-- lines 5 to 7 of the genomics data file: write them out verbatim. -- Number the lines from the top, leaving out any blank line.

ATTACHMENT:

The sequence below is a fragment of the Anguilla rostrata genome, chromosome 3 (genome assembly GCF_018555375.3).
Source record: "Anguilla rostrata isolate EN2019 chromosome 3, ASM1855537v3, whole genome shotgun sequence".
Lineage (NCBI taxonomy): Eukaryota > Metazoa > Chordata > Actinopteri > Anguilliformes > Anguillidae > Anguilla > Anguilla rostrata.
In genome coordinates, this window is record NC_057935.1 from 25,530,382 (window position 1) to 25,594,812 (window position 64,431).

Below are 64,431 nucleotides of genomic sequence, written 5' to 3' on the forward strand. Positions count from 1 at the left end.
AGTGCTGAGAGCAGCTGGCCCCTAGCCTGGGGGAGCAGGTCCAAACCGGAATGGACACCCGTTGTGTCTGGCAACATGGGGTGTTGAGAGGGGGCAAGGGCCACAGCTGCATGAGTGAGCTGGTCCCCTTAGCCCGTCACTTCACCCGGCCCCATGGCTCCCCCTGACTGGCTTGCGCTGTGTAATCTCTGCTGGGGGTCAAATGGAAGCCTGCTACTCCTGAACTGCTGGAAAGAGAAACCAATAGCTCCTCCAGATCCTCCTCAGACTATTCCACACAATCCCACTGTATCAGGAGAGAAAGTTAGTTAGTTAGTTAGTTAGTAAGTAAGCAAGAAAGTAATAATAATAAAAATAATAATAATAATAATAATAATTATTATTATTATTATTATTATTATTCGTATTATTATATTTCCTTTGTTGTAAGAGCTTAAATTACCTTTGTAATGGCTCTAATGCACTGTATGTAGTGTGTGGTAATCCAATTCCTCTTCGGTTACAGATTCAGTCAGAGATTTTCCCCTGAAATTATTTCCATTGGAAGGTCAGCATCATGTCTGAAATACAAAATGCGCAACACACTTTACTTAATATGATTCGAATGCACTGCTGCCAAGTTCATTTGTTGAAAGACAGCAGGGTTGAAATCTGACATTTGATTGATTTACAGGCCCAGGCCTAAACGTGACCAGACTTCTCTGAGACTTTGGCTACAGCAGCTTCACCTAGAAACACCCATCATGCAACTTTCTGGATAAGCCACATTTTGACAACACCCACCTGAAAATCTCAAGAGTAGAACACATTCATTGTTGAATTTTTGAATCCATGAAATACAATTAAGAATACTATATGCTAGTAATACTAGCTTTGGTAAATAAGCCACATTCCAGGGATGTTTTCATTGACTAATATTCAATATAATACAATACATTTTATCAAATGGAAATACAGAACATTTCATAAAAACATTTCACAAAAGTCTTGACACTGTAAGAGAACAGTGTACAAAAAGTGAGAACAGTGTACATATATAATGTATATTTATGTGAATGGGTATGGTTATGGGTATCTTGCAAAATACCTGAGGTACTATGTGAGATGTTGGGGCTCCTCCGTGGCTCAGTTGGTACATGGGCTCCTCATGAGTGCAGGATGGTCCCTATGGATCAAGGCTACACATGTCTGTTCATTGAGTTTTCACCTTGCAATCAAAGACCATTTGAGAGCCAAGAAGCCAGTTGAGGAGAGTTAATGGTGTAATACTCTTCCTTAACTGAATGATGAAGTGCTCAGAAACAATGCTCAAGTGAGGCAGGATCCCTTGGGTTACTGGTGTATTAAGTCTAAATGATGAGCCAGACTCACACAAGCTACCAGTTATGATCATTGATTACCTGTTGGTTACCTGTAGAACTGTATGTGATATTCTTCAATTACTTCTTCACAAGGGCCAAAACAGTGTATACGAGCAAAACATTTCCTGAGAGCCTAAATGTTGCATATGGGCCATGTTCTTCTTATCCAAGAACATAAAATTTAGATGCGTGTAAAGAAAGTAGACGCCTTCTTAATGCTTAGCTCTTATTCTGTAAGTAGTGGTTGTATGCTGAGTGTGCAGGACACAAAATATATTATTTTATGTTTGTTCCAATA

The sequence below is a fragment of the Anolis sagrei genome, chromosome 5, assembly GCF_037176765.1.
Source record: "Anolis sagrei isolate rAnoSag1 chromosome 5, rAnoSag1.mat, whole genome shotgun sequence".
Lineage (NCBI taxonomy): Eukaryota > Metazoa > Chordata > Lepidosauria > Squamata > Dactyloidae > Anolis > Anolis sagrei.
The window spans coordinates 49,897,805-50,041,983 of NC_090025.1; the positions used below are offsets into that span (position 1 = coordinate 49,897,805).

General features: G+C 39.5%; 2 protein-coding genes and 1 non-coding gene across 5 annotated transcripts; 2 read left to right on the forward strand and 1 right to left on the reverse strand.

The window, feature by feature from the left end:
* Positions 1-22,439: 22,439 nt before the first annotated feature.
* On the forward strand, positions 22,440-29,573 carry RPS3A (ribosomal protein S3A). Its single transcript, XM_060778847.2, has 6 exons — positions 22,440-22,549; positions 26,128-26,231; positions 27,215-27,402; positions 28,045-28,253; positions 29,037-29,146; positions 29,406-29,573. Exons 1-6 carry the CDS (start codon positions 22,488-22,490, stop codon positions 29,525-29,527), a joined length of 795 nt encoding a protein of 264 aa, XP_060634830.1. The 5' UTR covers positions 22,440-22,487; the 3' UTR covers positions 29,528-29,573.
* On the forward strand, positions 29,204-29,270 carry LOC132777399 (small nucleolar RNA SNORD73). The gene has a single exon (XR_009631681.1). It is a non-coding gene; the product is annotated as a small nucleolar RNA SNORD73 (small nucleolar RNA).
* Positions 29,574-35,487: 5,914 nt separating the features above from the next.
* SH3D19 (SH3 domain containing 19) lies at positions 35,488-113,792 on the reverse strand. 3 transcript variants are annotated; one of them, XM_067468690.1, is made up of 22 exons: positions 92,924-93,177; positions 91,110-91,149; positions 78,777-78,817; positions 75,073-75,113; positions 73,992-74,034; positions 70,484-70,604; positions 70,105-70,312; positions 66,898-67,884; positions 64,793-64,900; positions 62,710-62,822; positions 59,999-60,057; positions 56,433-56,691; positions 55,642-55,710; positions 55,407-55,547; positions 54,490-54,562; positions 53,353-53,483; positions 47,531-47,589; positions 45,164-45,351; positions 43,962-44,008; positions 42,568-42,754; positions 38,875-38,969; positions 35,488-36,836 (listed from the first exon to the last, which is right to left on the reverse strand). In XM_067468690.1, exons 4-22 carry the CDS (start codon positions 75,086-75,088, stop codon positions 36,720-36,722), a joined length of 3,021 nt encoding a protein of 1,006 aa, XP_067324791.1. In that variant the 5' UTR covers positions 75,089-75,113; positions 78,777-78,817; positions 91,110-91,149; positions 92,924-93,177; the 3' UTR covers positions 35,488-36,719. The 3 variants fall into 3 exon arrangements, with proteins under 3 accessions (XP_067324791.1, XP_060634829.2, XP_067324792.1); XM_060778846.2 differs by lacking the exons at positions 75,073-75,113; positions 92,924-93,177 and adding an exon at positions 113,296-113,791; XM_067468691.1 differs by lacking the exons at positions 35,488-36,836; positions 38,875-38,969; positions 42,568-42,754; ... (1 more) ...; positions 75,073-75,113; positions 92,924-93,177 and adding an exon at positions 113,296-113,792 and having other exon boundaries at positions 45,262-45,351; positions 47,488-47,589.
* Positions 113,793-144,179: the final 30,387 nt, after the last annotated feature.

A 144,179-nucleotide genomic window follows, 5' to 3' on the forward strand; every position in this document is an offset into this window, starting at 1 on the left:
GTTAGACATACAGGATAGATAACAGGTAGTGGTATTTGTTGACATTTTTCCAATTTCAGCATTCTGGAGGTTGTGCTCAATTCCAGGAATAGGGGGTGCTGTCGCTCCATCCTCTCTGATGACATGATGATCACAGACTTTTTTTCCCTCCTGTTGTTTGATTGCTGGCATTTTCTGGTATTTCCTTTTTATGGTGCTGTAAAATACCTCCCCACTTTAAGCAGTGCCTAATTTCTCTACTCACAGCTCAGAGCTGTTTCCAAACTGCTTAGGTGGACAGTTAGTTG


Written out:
Below are 64,431 nucleotides of genomic sequence, written 5' to 3' on the forward strand. Positions count from 1 at the left end.
AGTGCTGAGAGCAGCTGGCCCCTAGCCTGGGGGAGCAGGTCCAAACCGGAATGGACACCCGTTGTGTCTGGCAACATGGGGTGTTGAGAGGGGGCAAGGGCCACAGCTGCATGAGTGAGCTGGTCCCCTTAGCCCGTCACTTCACCCGGCCCCATGGCTCCCCCTGACTGGCTTGCGCTGTGTAATCTCTGCTGGGGGTCAAATGGAAGCCTGCTACTCCTGAACTGCTGGAAAGAGAAACCAATAGCTCCTCCAGATCCTCCTCAGACTATTCCACACAATCCCACTGTATCAGGAGAGAAAGTTAGTTAGTTAGTTAGTTAGTAAGTAAGCAAGAAAGTAATAATAATAAAAATAATAATAATAATAATAATAATTATTATTATTATTATTATTATTATTCGTATTATTATATTTCCTTTGTTGTAAGAGCTTAAATTACCTTTGTAATGGCTCTAATGCACTGTATGTAGTGTGTGGTAATCCAATTCCTCTTCGGTTACAGATTCAGTCAGAGATTTTCCCCTGAAATTATTTCCATTGGAAGGTCAGCATCATGTCTGAAATACAAAATGCGCAACACACTTTACTTAATATGATTCGAATGCACTGCTGCCAAGTTCATTTGTTGAAAGACAGCAGGGTTGAAATCTGACATTTGATTGATTTACAGGCCCAGGCCTAAACGTGACCAGACTTCTCTGAGACTTTGGCTACAGCAGCTTCACCTAGAAACACCCATCATGCAACTTTCTGGATAAGCCACATTTTGACAACACCCACCTGAAAATCTCAAGAGTAGAACACATTCATTGTTGAATTTTTGAATCCATGAAATACAATTAAGAATACTATATGCTAGTAATACTAGCTTTGGTAAATAAGCCACATTCCAGGGATGTTTTCATTGACTAATATTCAATATAATACAATACATTTTATCAAATGGAAATACAGAACATTTCATAAAAACATTTCACAAAAGTCTTGACACTGTAAGAGAACAGTGTACAAAAAGTGAGAACAGTGTACATATATAATGTATATTTATGTGAATGGGTATGGTTATGGGTATCTTGCAAAATACCTGAGGTACTATGTGAGATGTTGGGGCTCCTCCGTGGCTCAGTTGGTACATGGGCTCCTCATGAGTGCAGGATGGTCCCTATGGATCAAGGCTACACATGTCTGTTCATTGAGTTTTCACCTTGCAATCAAAGACCATTTGAGAGCCAAGAAGCCAGTTGAGGAGAGTTAATGGTGTAATACTCTTCCTTAACTGAATGATGAAGTGCTCAGAAACAATGCTCAAGTGAGGCAGGATCCCTTGGGTTACTGGTGTATTAAGTCTAAATGATGAGCCAGACTCACACAAGCTACCAGTTATGATCATTGATTACCTGTTGGTTACCTGTAGAACTGTATGTGATATTCTTCAATTACTTCTTCACAAGGGCCAAAACAGTGTATACGAGCAAAACATTTCCTGAGAGCCTAAATGTTGCATATGGGCCATGTTCTTCTTATCCAAGAACATAAAATTTAGATGCGTGTAAAGAAAGTAGACGCCTTCTTAATGCTTAGCTCTTATTCTGTAAGTAGTGGTTGTATGCTGAGTGTGCAGGACACAAAATATATTATTTTATGTTTGTTCCAATA

The sequence below is a fragment of the Anolis sagrei genome, chromosome 5, assembly GCF_037176765.1.